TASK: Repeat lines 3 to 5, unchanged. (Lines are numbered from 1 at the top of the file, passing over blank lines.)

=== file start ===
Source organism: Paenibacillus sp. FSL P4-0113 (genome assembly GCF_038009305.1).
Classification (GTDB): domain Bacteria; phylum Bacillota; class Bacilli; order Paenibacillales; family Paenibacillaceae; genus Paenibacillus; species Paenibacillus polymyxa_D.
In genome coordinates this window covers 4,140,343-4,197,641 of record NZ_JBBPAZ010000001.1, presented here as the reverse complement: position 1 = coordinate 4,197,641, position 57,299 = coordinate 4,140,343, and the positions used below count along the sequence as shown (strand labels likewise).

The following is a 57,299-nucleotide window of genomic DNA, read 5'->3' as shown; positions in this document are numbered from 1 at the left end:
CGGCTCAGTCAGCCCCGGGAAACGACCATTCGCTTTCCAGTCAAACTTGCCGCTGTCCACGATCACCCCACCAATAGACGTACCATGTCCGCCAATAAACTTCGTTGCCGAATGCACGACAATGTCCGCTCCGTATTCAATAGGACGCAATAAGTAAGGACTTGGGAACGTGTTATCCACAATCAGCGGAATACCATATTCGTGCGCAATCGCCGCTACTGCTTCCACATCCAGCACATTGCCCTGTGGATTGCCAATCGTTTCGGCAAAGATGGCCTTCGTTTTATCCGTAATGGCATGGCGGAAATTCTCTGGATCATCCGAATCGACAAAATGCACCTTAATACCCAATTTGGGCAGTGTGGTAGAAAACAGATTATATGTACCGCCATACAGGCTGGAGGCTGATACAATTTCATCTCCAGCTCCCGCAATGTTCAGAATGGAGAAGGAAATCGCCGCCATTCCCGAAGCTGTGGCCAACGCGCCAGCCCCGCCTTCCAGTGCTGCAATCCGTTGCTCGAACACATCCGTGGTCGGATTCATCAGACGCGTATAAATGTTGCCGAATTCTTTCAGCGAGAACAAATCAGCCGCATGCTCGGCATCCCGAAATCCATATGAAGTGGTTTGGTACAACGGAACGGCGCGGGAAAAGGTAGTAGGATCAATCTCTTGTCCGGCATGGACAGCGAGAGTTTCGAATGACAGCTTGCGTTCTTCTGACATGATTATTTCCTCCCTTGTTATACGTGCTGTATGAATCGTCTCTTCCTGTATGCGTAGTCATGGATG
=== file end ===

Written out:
In genome coordinates this window covers 4,140,343-4,197,641 of record NZ_JBBPAZ010000001.1, presented here as the reverse complement: position 1 = coordinate 4,197,641, position 57,299 = coordinate 4,140,343, and the positions used below count along the sequence as shown (strand labels likewise).

The following is a 57,299-nucleotide window of genomic DNA, read 5'->3' as shown; positions in this document are numbered from 1 at the left end:
CGGCTCAGTCAGCCCCGGGAAACGACCATTCGCTTTCCAGTCAAACTTGCCGCTGTCCACGATCACCCCACCAATAGACGTACCATGTCCGCCAATAAACTTCGTTGCCGAATGCACGACAATGTCCGCTCCGTATTCAATAGGACGCAATAAGTAAGGACTTGGGAACGTGTTATCCACAATCAGCGGAATACCATATTCGTGCGCAATCGCCGCTACTGCTTCCACATCCAGCACATTGCCCTGTGGATTGCCAATCGTTTCGGCAAAGATGGCCTTCGTTTTATCCGTAATGGCATGGCGGAAATTCTCTGGATCATCCGAATCGACAAAATGCACCTTAATACCCAATTTGGGCAGTGTGGTAGAAAACAGATTATATGTACCGCCATACAGGCTGGAGGCTGATACAATTTCATCTCCAGCTCCCGCAATGTTCAGAATGGAGAAGGAAATCGCCGCCATTCCCGAAGCTGTGGCCAACGCGCCAGCCCCGCCTTCCAGTGCTGCAATCCGTTGCTCGAACACATCCGTGGTCGGATTCATCAGACGCGTATAAATGTTGCCGAATTCTTTCAGCGAGAACAAATCAGCCGCATGCTCGGCATCCCGAAATCCATATGAAGTGGTTTGGTACAACGGAACGGCGCGGGAAAAGGTAGTAGGATCAATCTCTTGTCCGGCATGGACAGCGAGAGTTTCGAATGACAGCTTGCGTTCTTCTGACATGATTATTTCCTCCCTTGTTATACGTGCTGTATGAATCGTCTCTTCCTGTATGCGTAGTCATGGATG